You have a very limited time to impress your interviewer, and it's perfectly true that you have, at most, 15-minutes. If you don't beat the clock, don't expect to beat the odds.
"Why is that," you may ask? Basic human psychology. Consider it from your interviewer’s perspective for a moment: few want to interview prospective candidates—and fewer still are actually skilled at it—and the prospect of a long day of interviews doesn’t fill anyone with much joy. So, the quicker they can discount you as “no good”, the sooner they can start thinking about their lunch.
Remember that first impressions aren’t necessarily rational.
Yes, certainly, they need to employ someone to fill the role, but choosing from one or two people is much easier than from a dozen or more, and discounting people quickly is the surest way of whittling the numbers.
They may immediately start to lose interest in you because they don't like the way you are dressed, or the way you say, "Hello", or any other number of obscure reasons. So, it is important that you consider the first impression you will make before you arrive, and vital that you can adapt once you do.
This all before you even get to the first few questions. Even the most genial of interviewers will make career-altering decisions based upon your initial responses.
Get it wrong, and it’s an awfully long trek back up the hill.
Unless you are applying for the role of mind-reader, then you won’t know what, or whom, you will face on the day, so be prepared for all contingencies. Make a list of things that could cause you to slip up and, if you do make a mistake, know how to gracefully recover.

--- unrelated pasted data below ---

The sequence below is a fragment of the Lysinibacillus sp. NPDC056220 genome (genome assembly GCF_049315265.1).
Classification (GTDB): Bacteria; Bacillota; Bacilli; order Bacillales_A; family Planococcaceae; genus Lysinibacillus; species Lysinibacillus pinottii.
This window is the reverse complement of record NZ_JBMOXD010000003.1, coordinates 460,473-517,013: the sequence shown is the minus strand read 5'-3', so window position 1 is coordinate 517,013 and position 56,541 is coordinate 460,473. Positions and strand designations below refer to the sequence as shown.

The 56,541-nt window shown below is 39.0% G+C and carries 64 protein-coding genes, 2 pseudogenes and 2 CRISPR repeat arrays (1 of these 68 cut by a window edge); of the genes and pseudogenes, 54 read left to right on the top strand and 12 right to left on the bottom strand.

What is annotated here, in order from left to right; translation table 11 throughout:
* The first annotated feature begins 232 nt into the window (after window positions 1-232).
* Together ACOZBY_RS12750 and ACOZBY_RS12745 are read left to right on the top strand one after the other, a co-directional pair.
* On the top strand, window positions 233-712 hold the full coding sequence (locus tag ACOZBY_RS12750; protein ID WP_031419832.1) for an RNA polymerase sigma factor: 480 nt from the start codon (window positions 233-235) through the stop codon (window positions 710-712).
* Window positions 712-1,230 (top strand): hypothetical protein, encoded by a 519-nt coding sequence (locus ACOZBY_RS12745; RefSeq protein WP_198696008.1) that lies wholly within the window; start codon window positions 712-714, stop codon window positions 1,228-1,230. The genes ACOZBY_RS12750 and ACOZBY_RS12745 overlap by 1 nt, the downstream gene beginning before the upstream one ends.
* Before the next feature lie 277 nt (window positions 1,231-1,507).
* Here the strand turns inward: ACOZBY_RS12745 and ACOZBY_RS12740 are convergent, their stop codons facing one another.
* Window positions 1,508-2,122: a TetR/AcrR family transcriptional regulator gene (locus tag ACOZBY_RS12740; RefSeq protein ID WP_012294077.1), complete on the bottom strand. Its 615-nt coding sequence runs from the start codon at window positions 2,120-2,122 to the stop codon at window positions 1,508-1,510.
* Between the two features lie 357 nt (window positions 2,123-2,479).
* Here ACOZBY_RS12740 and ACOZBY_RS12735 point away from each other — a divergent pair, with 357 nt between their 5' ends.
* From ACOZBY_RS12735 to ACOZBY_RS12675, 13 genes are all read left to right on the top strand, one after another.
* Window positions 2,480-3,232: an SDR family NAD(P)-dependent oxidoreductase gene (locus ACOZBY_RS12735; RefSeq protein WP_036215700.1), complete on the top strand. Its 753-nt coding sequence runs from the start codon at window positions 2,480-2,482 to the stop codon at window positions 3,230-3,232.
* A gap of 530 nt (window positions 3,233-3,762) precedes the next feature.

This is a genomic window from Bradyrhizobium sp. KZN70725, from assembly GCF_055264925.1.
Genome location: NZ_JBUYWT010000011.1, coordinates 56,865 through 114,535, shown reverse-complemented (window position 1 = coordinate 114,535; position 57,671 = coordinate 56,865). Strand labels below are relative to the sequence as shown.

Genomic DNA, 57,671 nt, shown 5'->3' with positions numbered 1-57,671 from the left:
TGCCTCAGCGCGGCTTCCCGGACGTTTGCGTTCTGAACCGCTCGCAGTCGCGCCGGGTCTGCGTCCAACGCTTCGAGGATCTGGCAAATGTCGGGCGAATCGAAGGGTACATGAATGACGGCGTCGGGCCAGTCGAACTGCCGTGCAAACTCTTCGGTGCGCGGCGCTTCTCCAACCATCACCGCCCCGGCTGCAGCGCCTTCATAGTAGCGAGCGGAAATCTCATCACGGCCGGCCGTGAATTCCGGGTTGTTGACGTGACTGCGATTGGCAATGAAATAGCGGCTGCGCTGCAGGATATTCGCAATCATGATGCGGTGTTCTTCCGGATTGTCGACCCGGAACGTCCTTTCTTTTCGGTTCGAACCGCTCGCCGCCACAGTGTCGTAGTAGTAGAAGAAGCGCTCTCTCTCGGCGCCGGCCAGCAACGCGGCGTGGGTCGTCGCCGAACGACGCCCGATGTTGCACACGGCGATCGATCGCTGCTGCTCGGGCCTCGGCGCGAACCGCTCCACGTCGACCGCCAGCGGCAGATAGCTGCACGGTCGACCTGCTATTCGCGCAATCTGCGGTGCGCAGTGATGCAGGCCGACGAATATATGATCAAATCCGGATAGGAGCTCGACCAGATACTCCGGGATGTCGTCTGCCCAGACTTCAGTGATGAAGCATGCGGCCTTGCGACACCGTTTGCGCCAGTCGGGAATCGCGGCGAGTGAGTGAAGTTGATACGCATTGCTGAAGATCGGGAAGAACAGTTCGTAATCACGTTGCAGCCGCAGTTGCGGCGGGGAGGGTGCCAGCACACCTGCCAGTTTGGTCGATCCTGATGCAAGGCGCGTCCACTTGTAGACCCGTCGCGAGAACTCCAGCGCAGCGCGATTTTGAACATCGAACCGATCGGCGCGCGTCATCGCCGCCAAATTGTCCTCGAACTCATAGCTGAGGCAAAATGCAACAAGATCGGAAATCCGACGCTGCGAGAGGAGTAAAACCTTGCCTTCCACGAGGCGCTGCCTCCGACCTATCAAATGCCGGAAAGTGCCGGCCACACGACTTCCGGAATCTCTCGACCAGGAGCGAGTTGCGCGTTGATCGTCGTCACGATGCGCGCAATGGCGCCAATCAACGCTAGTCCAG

Here are some scenarios to get you started.
Consider, how you would answer these, seemingly innocuous, opening questions.
· “How was your journey?”
· “Did you have trouble finding us?”
· “How are you today?”
· And, of course, “Tell me about yourself?”
Why are these types of questions asked? Are they just chit-chat, or do they have a more targeted objective? If you can’t tell the difference, you are already in trouble. Quickly assessing your interviewer’s personality helps you identify the type of answer you should give. Remember, in a successful interview, there are no "insignificant" questions, but many damaging answers.
How will you manage an interviewer who appears to be in a bad mood?
Interviewers are subject to the same frustrations as you. Perhaps, they had a bad commute that morning, or an argument with a loved one … maybe they forgot their sandwiches.
How you will go about improving their mood, and so their opinion of you as a candidate? If they like you, your chance of getting the job rises exponentially. No one employs someone they dislike, so don’t give them the chance.
What’s your “plan B” if your interviewer isn’t very good at the process?
Just because someone is good at their day-job, doesn’t mean they are skilled interviewers. We all know managers without good people-skills. So, if they aren’t asking the questions that highlight your strengths, how will you open the door?
These are just a few things to get you thinking about the psychology of your interview. If you do it well enough, then you may beat out someone who has better technical skills, but less interview smarts.
Want more help on this subject? The next Interview-fit class is all about ensuring you make an excellent first impression. It is a more subtle strategy than you might think.
This is on-line class provides you with key strategies and tips that you can apply at any interview, as well as opportunities to ask me your questions.
If you this is your first time joining a class, then as a thank you, the standard class-fee of £20 is waived. That's right, completely free. Use promo code: 15-minutes at checkout. Limited Places!
Next available class: Making a great impression: the first 15-minutes of your interview.